Last month, British retail sales increased more than predicted, owing to Black Friday discounts, early Christmas shopping, and the absence of lockdown restrictions that forced many businesses to close a year ago, official figures showed.

According to the Office for National Statistics, retail sales increased by 1.4% in November and were 4.7% higher than a year ago. Polled economists had predicted that sales volumes will grow 0.8% MoM and be 4.2% higher than November 2020.

"In November, retail sales increased, owing to strong Black Friday and pre-Christmas purchases. Clothing stores did very well, surpassing their pre-pandemic levels for the first time" Heather Bovill, an ONS statistician, stated.

Retail sales in the UK quickly rebounded following a slump at the start of the pandemic in 2020, but have been drifting lower since a peak in April as COVID-19 restrictions were eased, giving people more spending options.

Coronavirus: Shops in England can open until 10pm after lockdown - No 10 -  BBC News

The Bank of England warned on Thursday that the spread of the Omicron variant in Britain could lead to a resurgence in demand for consumer goods, some of which are in limited supply due to supply-chain issues.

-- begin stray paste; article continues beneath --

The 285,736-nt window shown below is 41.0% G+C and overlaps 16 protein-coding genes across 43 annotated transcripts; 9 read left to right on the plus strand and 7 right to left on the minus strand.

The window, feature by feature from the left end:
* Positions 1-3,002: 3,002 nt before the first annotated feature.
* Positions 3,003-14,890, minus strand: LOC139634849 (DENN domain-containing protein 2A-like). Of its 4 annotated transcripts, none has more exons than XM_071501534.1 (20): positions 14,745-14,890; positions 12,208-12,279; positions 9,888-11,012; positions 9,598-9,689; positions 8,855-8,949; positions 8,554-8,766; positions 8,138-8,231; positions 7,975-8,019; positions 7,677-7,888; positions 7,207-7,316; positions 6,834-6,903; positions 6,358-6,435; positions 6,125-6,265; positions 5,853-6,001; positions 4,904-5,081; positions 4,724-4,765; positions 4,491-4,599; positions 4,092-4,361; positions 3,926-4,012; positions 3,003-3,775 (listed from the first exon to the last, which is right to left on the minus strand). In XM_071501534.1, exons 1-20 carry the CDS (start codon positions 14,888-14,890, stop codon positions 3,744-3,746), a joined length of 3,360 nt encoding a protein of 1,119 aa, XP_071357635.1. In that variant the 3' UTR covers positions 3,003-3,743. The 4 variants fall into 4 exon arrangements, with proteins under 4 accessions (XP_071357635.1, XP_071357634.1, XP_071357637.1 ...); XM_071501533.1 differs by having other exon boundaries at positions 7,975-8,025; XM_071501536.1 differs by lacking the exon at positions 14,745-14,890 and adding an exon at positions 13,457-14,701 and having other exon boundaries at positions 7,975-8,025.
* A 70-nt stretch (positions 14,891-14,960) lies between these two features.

According to previously revealed data from the British Retail Consortium, retail spending increased by 5% last month as buyers took advantage of Black Friday bargains, which were often provided earlier in the month than in prior years.

People are also shopping earlier than usual for Christmas due to COVID concerns, according to trade bodies.

The pandemic prompted a significant shift toward online shopping, which has only partially reversed and accounted for 26% of last month's spending. People were less likely to go out, which hurt some sectors like fashion.